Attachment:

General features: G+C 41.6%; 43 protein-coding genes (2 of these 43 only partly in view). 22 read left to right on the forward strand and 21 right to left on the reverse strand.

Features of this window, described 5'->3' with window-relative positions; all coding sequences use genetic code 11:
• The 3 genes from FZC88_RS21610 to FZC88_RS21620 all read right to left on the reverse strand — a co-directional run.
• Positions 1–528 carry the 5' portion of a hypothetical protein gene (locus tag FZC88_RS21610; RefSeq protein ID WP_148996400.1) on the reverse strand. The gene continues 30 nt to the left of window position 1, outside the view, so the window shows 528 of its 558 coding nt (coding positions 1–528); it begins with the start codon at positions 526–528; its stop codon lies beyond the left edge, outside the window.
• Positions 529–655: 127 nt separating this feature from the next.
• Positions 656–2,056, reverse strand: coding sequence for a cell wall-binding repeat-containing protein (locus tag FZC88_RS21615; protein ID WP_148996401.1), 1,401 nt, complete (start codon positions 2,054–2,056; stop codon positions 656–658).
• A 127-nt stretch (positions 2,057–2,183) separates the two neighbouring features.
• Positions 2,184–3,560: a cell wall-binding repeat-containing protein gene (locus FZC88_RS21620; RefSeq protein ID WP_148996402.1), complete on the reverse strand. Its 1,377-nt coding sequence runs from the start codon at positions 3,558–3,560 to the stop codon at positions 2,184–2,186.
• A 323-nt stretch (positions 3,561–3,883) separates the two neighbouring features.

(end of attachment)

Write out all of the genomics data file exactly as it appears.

General features: G+C 41.6%; 43 protein-coding genes (2 of these 43 only partly in view). 22 read left to right on the forward strand and 21 right to left on the reverse strand.

Features of this window, described 5'->3' with window-relative positions; all coding sequences use genetic code 11:
• The 3 genes from FZC88_RS21610 to FZC88_RS21620 all read right to left on the reverse strand — a co-directional run.
• Positions 1–528 carry the 5' portion of a hypothetical protein gene (locus tag FZC88_RS21610; RefSeq protein ID WP_148996400.1) on the reverse strand. The gene continues 30 nt to the left of window position 1, outside the view, so the window shows 528 of its 558 coding nt (coding positions 1–528); it begins with the start codon at positions 526–528; its stop codon lies beyond the left edge, outside the window.
• Positions 529–655: 127 nt separating this feature from the next.
• Positions 656–2,056, reverse strand: coding sequence for a cell wall-binding repeat-containing protein (locus tag FZC88_RS21615; protein ID WP_148996401.1), 1,401 nt, complete (start codon positions 2,054–2,056; stop codon positions 656–658).
• A 127-nt stretch (positions 2,057–2,183) separates the two neighbouring features.
• Positions 2,184–3,560: a cell wall-binding repeat-containing protein gene (locus FZC88_RS21620; RefSeq protein ID WP_148996402.1), complete on the reverse strand. Its 1,377-nt coding sequence runs from the start codon at positions 3,558–3,560 to the stop codon at positions 2,184–2,186.
• A 323-nt stretch (positions 3,561–3,883) separates the two neighbouring features.